Common plants can help remove indoor air pollutants

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Washington, Nov 5 (ANI): Common indoor plants such as purple waffle, English ivy, variegated wax and purple heart plant have been found tremendously effective in eliminating harmful air pollutants in homes, offices, and other indoor spaces, say researchers.

Indoor air is said to be 12 times more polluted than outdoor air due to paints, varnishes, adhesives, furnishings, clothing, solvents, building materials, and even tap water.

Lead researcher Stanley J. Kays, Department of Horticulture, University of Georgia, tested the ornamental indoor plants for their ability to remove harmful VOCs or volatile organic compounds from indoor air.

These VOCs [including benzene, xylene, hexane, heptane, octane, decane, trichloroethylene (TCE), and methylene chloride] have been shown to cause illnesses in people who are exposed to the compounds in indoor spaces.

Adding ornamental plants to indoor spaces can reduce stress, increase task performance, and reduce symptoms of ill health.

During the study, the research team tested 28 common indoor ornamentals for their ability to remove five volatile indoor pollutants.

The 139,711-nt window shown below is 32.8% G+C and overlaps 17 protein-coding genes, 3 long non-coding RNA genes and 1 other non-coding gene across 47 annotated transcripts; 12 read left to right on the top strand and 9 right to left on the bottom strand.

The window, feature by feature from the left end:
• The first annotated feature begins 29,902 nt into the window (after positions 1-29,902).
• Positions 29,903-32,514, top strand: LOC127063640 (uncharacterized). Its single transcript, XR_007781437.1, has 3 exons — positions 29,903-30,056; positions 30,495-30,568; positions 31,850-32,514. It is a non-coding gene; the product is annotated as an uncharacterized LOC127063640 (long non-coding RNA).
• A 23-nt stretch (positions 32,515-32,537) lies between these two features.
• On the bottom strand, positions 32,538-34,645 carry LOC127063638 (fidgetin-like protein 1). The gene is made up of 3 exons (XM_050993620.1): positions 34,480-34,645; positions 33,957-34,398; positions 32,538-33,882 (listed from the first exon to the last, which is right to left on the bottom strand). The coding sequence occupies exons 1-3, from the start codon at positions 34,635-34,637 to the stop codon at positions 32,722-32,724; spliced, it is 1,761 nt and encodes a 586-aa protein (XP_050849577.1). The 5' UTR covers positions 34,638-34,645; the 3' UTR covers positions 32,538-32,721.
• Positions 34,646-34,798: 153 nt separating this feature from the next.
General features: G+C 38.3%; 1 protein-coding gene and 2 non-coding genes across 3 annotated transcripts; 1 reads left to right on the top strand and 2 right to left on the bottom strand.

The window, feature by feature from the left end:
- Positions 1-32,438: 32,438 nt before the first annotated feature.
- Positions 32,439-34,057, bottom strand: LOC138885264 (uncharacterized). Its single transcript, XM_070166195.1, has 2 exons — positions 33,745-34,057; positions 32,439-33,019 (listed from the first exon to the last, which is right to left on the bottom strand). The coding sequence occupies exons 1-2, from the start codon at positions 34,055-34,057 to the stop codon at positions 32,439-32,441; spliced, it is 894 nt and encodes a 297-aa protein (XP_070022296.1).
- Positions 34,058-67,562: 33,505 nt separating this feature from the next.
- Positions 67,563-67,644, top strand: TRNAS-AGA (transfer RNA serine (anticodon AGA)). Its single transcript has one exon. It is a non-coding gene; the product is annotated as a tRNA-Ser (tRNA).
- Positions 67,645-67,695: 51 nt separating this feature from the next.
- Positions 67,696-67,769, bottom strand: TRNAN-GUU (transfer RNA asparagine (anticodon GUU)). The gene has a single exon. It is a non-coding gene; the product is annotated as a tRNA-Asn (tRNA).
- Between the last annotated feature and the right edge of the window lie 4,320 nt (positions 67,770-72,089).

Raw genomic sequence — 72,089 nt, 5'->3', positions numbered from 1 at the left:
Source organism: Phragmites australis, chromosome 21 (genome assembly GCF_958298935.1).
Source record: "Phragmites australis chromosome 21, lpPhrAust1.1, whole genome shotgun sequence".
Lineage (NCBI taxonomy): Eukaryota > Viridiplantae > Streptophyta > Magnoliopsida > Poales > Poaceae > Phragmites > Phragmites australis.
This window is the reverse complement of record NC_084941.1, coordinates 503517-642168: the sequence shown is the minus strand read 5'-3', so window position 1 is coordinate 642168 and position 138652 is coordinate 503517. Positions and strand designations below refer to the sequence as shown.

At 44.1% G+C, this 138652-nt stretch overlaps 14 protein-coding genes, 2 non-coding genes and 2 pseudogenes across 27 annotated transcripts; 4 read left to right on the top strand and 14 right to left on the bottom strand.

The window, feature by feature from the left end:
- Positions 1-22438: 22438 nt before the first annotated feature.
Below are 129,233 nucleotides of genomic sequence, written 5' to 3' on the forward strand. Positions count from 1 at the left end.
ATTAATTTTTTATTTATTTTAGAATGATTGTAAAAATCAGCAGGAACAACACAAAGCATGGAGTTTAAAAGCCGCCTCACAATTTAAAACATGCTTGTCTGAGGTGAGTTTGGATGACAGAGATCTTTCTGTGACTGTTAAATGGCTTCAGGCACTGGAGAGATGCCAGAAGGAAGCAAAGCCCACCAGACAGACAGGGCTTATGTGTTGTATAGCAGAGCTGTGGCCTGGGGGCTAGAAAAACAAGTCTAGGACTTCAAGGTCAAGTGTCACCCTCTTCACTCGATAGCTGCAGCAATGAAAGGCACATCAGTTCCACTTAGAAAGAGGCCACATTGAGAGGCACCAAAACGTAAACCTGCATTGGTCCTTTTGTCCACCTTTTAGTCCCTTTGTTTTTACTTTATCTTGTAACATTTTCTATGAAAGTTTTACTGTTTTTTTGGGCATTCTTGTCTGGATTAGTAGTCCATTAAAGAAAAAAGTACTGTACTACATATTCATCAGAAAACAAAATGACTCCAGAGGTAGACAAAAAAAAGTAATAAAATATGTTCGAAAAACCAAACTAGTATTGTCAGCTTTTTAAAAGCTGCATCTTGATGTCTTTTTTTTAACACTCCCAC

"The VOCs tested in this study can adversely affect indoor air quality and have a potential to seriously compromise the health of exposed individuals," Kays said.

"Benzene and toluene are known to originate from petroleum-based indoor coatings, cleaning solutions, plastics, environmental tobacco smoke, and exterior exhaust fumes emanating into the building; octane from paint, adhesives, and building materials; TCE from tap water, cleaning agents, insecticides, and plastic products; and alpha-pinene from synthetic paints and odorants," he added.

These plants were grown in a shade house for eight weeks followed be acclimatization for twelve weeks under indoor conditions before being placed in gas-tight glass jars.

Of the 28 species tested, Hemigraphis alternata (purple waffle plant), Hedera helix (English ivy), Hoya carnosa (variegated wax plant), and Asparagus densiflorus (Asparagus fern) had the highest removal rates for all of the VOCs introduced.

Tradescantia pallida (Purple heart plant) was rated superior for its ability to remove four of the VOCs.

The study is published in HortScience. (ANI)

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